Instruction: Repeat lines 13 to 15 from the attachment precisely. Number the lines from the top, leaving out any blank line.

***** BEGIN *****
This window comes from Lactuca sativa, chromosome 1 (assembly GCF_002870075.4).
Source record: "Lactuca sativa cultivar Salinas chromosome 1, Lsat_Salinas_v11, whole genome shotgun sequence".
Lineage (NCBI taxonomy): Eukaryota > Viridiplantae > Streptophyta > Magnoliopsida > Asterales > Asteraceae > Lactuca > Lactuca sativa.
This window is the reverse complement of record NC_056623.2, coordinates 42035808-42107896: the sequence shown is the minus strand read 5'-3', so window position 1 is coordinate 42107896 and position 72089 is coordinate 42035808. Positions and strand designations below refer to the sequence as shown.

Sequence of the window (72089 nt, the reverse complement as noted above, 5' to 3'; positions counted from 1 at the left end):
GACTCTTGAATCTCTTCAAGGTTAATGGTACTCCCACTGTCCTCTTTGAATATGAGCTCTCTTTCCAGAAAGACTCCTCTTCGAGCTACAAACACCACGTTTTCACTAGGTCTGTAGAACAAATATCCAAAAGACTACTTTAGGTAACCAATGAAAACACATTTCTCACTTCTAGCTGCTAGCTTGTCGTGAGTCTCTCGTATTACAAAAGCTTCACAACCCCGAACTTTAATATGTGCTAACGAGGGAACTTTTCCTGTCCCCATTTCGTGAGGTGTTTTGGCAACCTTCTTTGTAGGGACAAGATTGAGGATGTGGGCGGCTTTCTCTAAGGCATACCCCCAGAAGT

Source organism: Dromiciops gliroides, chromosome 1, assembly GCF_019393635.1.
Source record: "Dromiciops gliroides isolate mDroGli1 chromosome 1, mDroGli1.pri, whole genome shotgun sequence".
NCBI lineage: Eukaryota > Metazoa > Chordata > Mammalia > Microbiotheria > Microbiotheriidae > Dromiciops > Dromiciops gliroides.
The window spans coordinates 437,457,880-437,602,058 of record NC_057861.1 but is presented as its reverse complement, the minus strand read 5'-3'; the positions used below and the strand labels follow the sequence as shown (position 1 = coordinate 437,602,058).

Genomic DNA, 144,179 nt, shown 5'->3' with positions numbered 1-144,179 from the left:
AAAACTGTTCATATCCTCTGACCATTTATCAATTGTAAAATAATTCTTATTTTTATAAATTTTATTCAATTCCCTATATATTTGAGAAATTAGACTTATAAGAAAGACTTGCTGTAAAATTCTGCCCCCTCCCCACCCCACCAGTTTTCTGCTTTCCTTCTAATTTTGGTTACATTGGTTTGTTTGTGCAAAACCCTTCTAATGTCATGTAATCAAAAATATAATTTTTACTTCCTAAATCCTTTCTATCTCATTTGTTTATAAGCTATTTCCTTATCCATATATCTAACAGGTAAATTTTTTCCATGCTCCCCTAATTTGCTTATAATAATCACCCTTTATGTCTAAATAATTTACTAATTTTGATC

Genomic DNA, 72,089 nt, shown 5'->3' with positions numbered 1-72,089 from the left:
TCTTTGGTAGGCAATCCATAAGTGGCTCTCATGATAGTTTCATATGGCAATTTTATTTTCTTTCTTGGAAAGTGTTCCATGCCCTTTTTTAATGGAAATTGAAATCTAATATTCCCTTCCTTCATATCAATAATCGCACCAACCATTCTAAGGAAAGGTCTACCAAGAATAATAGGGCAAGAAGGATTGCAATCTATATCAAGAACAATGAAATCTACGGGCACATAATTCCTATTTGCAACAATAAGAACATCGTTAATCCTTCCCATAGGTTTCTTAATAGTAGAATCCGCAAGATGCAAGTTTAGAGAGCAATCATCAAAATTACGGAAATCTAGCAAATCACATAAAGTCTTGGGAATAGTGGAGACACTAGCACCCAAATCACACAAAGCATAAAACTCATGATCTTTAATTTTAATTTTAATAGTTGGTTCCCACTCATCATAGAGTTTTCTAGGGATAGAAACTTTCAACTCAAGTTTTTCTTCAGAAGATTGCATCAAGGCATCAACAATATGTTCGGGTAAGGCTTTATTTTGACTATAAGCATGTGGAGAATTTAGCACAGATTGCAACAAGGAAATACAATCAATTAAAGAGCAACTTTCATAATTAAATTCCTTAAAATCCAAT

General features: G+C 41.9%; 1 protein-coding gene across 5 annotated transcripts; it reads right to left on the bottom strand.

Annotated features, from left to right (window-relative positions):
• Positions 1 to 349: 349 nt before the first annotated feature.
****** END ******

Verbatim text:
Genomic DNA, 72,089 nt, shown 5'->3' with positions numbered 1-72,089 from the left:
TCTTTGGTAGGCAATCCATAAGTGGCTCTCATGATAGTTTCATATGGCAATTTTATTTTCTTTCTTGGAAAGTGTTCCATGCCCTTTTTTAATGGAAATTGAAATCTAATATTCCCTTCCTTCATATCAATAATCGCACCAACCATTCTAAGGAAAGGTCTACCAAGAATAATAGGGCAAGAAGGATTGCAATCTATATCAAGAACAATGAAATCTACGGGCACATAATTCCTATTTGCAACAATAAGAACATCGTTAATCCTTCCCATAGGTTTCTTAATAGTAGAATCCGCAAGATGCAAGTTTAGAGAGCAATCATCAAAATTACGGAAATCTAGCAAATCACATAAAGTCTTGGGAATAGTGGAGACACTAGCACCCAAATCACACAAAGCATAAAACTCATGATCTTTAATTTTAATTTTAATAGTTGGTTCCCACTCATCATAGAGTTTTCTAGGGATAGAAACTTTCAACTCAAGTTTTTCTTCAGAAGATTGCATCAAGGCATCAACAATATGTTCGGGTAAGGCTTTATTTTGACTATAAGCATGTGGAGAATTTAGCACAGATTGCAACAAGGAAATACAATCAATTAAAGAGCAACTTTCATAATTAAATTCCTTAAAATCCAAT

General features: G+C 41.9%; 1 protein-coding gene across 5 annotated transcripts; it reads right to left on the bottom strand.